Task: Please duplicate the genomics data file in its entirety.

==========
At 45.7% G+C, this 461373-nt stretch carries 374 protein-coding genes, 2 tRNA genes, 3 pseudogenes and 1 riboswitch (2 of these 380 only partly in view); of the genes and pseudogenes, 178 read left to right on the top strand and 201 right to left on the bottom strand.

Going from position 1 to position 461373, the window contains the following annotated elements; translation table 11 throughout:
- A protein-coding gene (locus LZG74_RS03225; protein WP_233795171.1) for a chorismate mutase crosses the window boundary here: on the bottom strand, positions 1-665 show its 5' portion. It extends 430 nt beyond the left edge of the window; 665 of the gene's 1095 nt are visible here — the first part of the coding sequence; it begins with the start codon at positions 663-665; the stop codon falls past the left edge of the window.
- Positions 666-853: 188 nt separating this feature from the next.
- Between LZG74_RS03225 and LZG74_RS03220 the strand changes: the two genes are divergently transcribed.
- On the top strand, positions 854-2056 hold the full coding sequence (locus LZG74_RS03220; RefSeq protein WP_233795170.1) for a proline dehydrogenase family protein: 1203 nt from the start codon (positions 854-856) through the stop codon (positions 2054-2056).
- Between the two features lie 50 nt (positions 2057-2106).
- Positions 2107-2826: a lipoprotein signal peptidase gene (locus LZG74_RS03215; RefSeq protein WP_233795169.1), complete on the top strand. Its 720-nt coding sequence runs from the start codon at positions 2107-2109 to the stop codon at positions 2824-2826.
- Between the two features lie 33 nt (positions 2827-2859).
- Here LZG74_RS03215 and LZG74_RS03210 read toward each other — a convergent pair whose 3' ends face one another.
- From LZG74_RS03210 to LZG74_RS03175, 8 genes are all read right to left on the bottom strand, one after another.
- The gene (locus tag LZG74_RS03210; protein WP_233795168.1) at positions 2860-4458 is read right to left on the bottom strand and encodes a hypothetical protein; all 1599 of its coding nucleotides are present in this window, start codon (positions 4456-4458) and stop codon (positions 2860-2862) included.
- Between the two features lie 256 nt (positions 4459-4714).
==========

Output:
At 45.7% G+C, this 461373-nt stretch carries 374 protein-coding genes, 2 tRNA genes, 3 pseudogenes and 1 riboswitch (2 of these 380 only partly in view); of the genes and pseudogenes, 178 read left to right on the top strand and 201 right to left on the bottom strand.

Going from position 1 to position 461373, the window contains the following annotated elements; translation table 11 throughout:
- A protein-coding gene (locus LZG74_RS03225; protein WP_233795171.1) for a chorismate mutase crosses the window boundary here: on the bottom strand, positions 1-665 show its 5' portion. It extends 430 nt beyond the left edge of the window; 665 of the gene's 1095 nt are visible here — the first part of the coding sequence; it begins with the start codon at positions 663-665; the stop codon falls past the left edge of the window.
- Positions 666-853: 188 nt separating this feature from the next.
- Between LZG74_RS03225 and LZG74_RS03220 the strand changes: the two genes are divergently transcribed.
- On the top strand, positions 854-2056 hold the full coding sequence (locus LZG74_RS03220; RefSeq protein WP_233795170.1) for a proline dehydrogenase family protein: 1203 nt from the start codon (positions 854-856) through the stop codon (positions 2054-2056).
- Between the two features lie 50 nt (positions 2057-2106).
- Positions 2107-2826: a lipoprotein signal peptidase gene (locus LZG74_RS03215; RefSeq protein WP_233795169.1), complete on the top strand. Its 720-nt coding sequence runs from the start codon at positions 2107-2109 to the stop codon at positions 2824-2826.
- Between the two features lie 33 nt (positions 2827-2859).
- Here LZG74_RS03215 and LZG74_RS03210 read toward each other — a convergent pair whose 3' ends face one another.
- From LZG74_RS03210 to LZG74_RS03175, 8 genes are all read right to left on the bottom strand, one after another.
- The gene (locus tag LZG74_RS03210; protein WP_233795168.1) at positions 2860-4458 is read right to left on the bottom strand and encodes a hypothetical protein; all 1599 of its coding nucleotides are present in this window, start codon (positions 4456-4458) and stop codon (positions 2860-2862) included.
- Between the two features lie 256 nt (positions 4459-4714).